Former Presidential candidate Senator Bernie Sanders (I-VT) speaks at the Our Revolution Massachusetts Rally at the Orpheum Theatre on March 31, 2017 in Boston, Massachusetts. (Photo by Scott Eisen/Getty Images)

The progressive side of the Democratic party, including Senators Bernie Sanders (I-Vt.) and Elizabeth Warren (D-Mass.), have linked President Donald Trump’s decision to pull out of the Paris Climate Agreement with big-money interests and the fossil fuel industry.

Shortly before Trump made the announcement at the Rose Garden, Sanders issued a statement that described the withdrawal as an “international disgrace.”

“President Trump's decision to withdraw the United States from the Paris climate agreement is an abdication of American leadership and an international disgrace. At this moment, when climate change is already causing devastating harm around the world, we do not have the moral right to turn our backs on efforts to preserve this planet for future generations,” Sanders said.

He continued, calling on America to continue on the path towards renewable energy “with or without Donald Trump” and linked the president’s decision to the fossil fuel industry.

“The United States must play a leading role in the global campaign to stop climate change and transition rapidly away from fossil fuels to renewable and more efficient sources of energy,” Sanders said. “We must do this with or without the support of Donald Trump and the fossil fuel industry.”

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Sen. Warren took a similar tact, framing the withdrawal from the Paris Agreement as a “big gift to Republican donors.”

“This isn’t jobs versus the environment,” she said Thursday, according to the San Francisco Chronicle. “This is a big gift to Republican donors.”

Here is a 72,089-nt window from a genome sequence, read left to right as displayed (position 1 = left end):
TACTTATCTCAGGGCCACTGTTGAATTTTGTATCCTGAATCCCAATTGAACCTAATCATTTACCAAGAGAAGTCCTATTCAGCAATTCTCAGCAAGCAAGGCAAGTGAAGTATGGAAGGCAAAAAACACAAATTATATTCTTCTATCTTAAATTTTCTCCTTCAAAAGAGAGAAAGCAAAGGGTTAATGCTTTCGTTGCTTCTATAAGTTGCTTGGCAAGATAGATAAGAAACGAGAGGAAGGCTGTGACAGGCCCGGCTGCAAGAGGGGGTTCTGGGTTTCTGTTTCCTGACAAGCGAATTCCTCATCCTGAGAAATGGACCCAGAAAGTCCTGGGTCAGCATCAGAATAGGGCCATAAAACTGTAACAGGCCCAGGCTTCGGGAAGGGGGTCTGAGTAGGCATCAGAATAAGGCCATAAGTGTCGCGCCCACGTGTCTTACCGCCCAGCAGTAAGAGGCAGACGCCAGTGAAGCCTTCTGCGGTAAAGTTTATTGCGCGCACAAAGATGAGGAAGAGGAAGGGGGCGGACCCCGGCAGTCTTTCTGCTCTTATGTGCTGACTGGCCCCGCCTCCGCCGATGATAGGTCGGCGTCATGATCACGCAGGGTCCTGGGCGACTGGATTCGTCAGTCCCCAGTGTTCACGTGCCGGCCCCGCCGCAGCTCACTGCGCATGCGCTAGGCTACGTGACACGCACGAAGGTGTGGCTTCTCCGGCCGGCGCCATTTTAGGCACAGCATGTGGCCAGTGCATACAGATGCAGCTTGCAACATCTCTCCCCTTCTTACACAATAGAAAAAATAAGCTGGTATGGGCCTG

“In this democracy, government can be seized by a handful of people with money who can get government to tilt in their direction,” Warren added. “Money slithers through Washington like a snake.”

“[Congress] used to filter things by asking if it helps working families,” she lamented at the Palace of Fine Arts Theater in San Francisco before pointing out that with Republicans in control of the Congress, Senate, and White House, that the question is now “how can we help out corporate America? “

The U.S. still has a government that works great, she added, but only for “that thin slice of people at the top.”

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Warren and Sanders have both been longtime critics of the role that big money corporations play in politics, most notably during Sanders' 2016 presidential campaign. Both have framed other actions by the Trump administration, including the latest American Health Care Act (AHCA) passed by Congress as ways to benefit the rich and corporate interests. This withdrawal is no different.

Not surprisingly, the Trump administration has a different framing device explaining the withdrawal. For the administration, the move fulfills a populist agenda that got him elected in the rust belt. "I was elected to represent the citizens of Pittsburgh, not Paris," he said.

The Paris Climate Agreement was signed by President Obama in April 2016 along with almost 200 other countries aimed at reducing carbon emissions to mitigate the effects of global warming. Only Nicaragua and Syria abstained from signing the agreement. Trump's decision to pull out makes the U.S. the third country to opt out of the agreement.